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Asian Spine J. Dec 2007; 1(2): 98–101.
Published online Dec 31, 2007. doi:  10.4184/asj.2007.1.2.98
PMCID: PMC2857477
Delayed Onset Neurological Deterioration due to a Spinal Epidural Hematoma after a Spine Fracture
Jung Won Ha,* Jin Oh Park, Eun Su Moon, Chong Hyuk Choi, Ju Young Kim, Hak Sun Kim,corresponding author and Jeong-Gil Lee
*Department of Orthopedic Surgery, National Health Insurance Corporation Ilsan Hospital, Koyang, Korea.
Department of Orthopedic Surgery, Youngdong Severance Hospital, Yonsei University, Seoul, Korea.
corresponding authorCorresponding author.
Corresponding author: Hak Sun Kim, MD. Department of Orthopedic Surgery, Youngdong Severance Hospital, 612 Eonjuro, Gangnam-gu, Seoul, 135-720, Republic of Korea. Tel: +82-2-2019-3411, Fax: +82-2-573-5393, haksunkim/at/yuhs.ac
There are no reports of a 7-day delay in the onset of neurological deterioration because of a spinal epidural hematoma (SEH) after a spinal fracture. A hematoma was detected from the T12 to L2 area in a 36-year-old male patient with a T12 burst fracture. On the same day, the patient underwent in situ posterior pedicle instrumentation on T10-L3 with no additional laminectomy. On the seventh postoperative day, the patient suddenly developed weakness and sensory changes in both extremities, together with a sharp pain. A MRI showed that the hematoma had definitely increased in size. A partial laminectomy was performed 12 hours after the onset of symptoms. Two days after surgery, recovery of neurological function was noted. This case shows that spinal surgeons need to be aware of the possible occurrence of a delayed aggravated SEH and neurological deterioration after a spinal fracture.
Keywords: Spinal epidural hematoma, Spine fracture, Neurology
A spinal epidural hematoma (SEH) is a rare entity that was first reported by Jackson in the 17th century1. An SEH occurs spontaneously in most cases. However, in some cases, an SEH occurs due to vascular abnormalities such as an arterio-venous malformation (AVM), a vertebral hemangioma, obstetrical birth trauma, and a spinal trauma2.
The frequency of an SEH related to spinal fractures has been reported to range from 0.5 to 7.5%1,3. Foo and Rossier3 reported that although an SEH caused by a spinal fracture is rare, it requires surgical decompression because an acute progressive neurological deficit appears in most cases. We encountered a patient who did not show any neurological deficit immediately after a spinal fracture. However, 7 days after the spinal fracture fixation, the patient suddenly developed delayed neurological deterioration on both lower extremities. This is the first report showing an increase in size of an epidural hematoma on a repeated MRI after the exacerbation of the neurological deficit.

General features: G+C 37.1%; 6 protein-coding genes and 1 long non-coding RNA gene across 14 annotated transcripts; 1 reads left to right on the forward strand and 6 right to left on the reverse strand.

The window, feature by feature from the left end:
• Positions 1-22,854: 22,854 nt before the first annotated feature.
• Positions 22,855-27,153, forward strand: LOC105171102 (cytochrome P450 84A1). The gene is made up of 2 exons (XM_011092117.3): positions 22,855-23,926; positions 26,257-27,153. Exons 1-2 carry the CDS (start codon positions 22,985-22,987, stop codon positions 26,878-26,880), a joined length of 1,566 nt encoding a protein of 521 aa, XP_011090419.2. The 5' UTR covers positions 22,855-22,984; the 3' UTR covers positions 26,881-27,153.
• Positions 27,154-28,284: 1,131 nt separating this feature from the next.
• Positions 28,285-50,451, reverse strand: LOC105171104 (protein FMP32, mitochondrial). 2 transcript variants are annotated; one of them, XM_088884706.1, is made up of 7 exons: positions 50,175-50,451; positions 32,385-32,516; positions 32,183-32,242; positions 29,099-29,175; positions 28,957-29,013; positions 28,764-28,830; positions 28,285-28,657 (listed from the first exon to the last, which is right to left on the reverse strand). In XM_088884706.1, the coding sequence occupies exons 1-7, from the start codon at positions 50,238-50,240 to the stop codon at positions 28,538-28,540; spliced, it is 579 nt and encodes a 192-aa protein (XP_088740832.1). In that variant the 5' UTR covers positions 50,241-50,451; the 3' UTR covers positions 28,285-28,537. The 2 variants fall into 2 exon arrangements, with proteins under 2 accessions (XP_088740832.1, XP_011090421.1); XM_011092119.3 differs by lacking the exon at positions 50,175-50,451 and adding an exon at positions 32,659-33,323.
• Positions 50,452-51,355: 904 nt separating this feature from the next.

A 36-year-old male patient was admitted to our hospital with paraparesis on both lower extremities that had developed suddenly 2 hours prior to admission. Seven days prior the patient had suffered back pain as a result of a direct fall on the lumbar region, and was diagnosed with a burst fracture with a distraction force on T12 (Fig. 1C). The patient underwent an MRI examination on the thoraco-lumbar area on the same day at another hospital (Fig. 1D). The MRI showed a collapse of the T12 vertebral body and T12-L1 inter-spinous widening. The lesion was isointense on T1-weighted images and hyperintense on T2-weighted images. A hematoma was detected from the T12 to L2 area. The hematoma displaced the spinal cord and cauda equina (Fig. 2). No neurological deficits were noted. On the same day, the patient underwent in situ posterior pedicle instrumentation on T10-L3 but a laminectomy was not performed. Non-steroidal anti-inflammatory drugs, which influence blood coagulation, were not administered after surgery. A postoperative neurological status was not detected. Three days after surgery, the patient was encouraged to ambulate, and could walk without difficulty.
Fig. 1
Fig. 1
T-L spine lateral radiograph. He had been treated for an unstable L1 burst fracture using posterior instrumentation on the T12-L2 and anterior interbody fusion with autoiliac bone graft 3 years ago (A), and one year ago he had the posterior instrument (more ...)
Fig. 2
Fig. 2
MRI findings on the initial trauma. Isotense on the T1-weighted image (A), hyperintense hematoma on the T2 sagittal and enhanced MRI (B, C), and hematoma compressing the cord on the T1 and T2 axial image (D, E).
Seven days after surgery, the patient suddenly developed weakness and sensory changes in both extremities together with a sharp pain. Consequently, the patient was transferred to the emergency room. In the initial neurological examination performed in the emergency room, the strength of the hip flexion on the right side was trace (1/5) and was zero below the knee (0/5). On the left side, the ankle dorsiflexion was poor (2/5), and was zero below the ankle (0/5). The sensory was decreased to below the L1 dermatome. The knee and ankle jerk were decreased, and the bulvocavenous reflex and anal tone were also decreased.